Saving Dory

Disney/Pixar’s Finding Dory, sequel to Finding Nemo, was released into theaters this summer. The movie is charismatic and has been advertised as a sequel that surpasses the original.

Proceeding Finding Nemo, the demand for clownfish increased.

According to a Center for Biological Diversity report  Blue Tang cannot be bred in captivity, each sold has to be captured in the wild. To be captured, the reefs are sprayed with cyanide to stun the Blue Tang. During this process, “many shrimps, crabs, mollusks, and other invertebrates are killed in the vicinity of the cyanide that’s squirted on the reefs”. Cyanide “immediately forms a lethal cloud that easily spreads down the reef — stunning, damaging or killing everything it comes into contact with.”

Coral Reef by Jan-Mallander

Coral Reef by Jan-Mallander

This catch/sell method is affecting more than just Blue Tang. “6 million tropical marine fish imported into the United States each year have been exposed to cyanide poisoning,” Center for Biological Diversity reveals.

The impacts of cyanide fishing can be better understood once percentages, rates, and numbers are released. The report states that most marine fish (95-99%) for sale are captured in the wild. “80 percent of all fish are collected from three countries: the Philippines, Indonesia and Sri Lanka” and “the United States buys up to 80 percent of all tropical aquarium fish on the global market, distantly followed by Europe and Japan”.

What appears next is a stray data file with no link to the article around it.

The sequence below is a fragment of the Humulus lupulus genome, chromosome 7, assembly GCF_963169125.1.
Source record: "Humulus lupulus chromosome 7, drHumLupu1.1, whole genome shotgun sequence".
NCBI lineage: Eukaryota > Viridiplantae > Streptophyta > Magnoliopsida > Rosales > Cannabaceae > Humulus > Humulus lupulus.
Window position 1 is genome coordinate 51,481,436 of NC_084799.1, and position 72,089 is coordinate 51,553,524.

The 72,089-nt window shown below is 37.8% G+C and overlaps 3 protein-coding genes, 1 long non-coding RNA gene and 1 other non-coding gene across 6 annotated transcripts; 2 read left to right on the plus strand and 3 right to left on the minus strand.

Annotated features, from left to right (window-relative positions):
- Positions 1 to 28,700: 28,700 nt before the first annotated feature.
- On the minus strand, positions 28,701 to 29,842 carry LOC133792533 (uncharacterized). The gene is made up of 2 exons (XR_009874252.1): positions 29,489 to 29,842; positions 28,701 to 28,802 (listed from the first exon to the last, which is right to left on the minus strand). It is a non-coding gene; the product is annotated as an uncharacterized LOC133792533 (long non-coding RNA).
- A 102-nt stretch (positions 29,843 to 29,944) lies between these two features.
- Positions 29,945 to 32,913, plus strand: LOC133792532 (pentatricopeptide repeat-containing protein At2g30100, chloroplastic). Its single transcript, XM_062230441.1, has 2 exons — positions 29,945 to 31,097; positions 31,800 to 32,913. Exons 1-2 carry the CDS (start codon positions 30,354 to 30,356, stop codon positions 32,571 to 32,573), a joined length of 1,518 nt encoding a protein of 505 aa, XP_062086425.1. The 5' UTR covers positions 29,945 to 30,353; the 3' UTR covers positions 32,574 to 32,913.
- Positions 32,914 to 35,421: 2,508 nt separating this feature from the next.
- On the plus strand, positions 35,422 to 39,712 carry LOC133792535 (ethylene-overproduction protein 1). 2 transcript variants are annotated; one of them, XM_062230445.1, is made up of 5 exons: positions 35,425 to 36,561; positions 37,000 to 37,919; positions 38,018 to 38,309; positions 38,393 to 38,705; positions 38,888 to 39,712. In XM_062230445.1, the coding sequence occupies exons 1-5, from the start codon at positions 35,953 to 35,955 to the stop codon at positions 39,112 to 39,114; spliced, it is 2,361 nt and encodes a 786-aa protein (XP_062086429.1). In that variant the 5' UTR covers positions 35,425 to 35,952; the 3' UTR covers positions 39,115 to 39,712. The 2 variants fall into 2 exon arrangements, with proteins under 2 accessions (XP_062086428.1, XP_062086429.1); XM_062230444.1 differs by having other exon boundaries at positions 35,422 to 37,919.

Blue Tang 

Blue Tang 

“From 2005 to 2015, U.S. imports of marine aquarium fish averaged more than 12 million per year,” The Center for Biological Diversity states.

Marine aquarium trade has had negative connotations on the quality of reefs and natural habitat for aquatic life that are touched by cyanide.

Experts on this issue encourage viewers of Finding Dory to find "Dory", but not to purchase her. With a raised awareness for an issue that is rapidly destroying reefs and marine wildlife, demand for these fish may decline and fewer creatures and habitats will be destroyed.



Photo Credits:

Blue Tang:

Coral Reef:

License:  CC0 Public Domain

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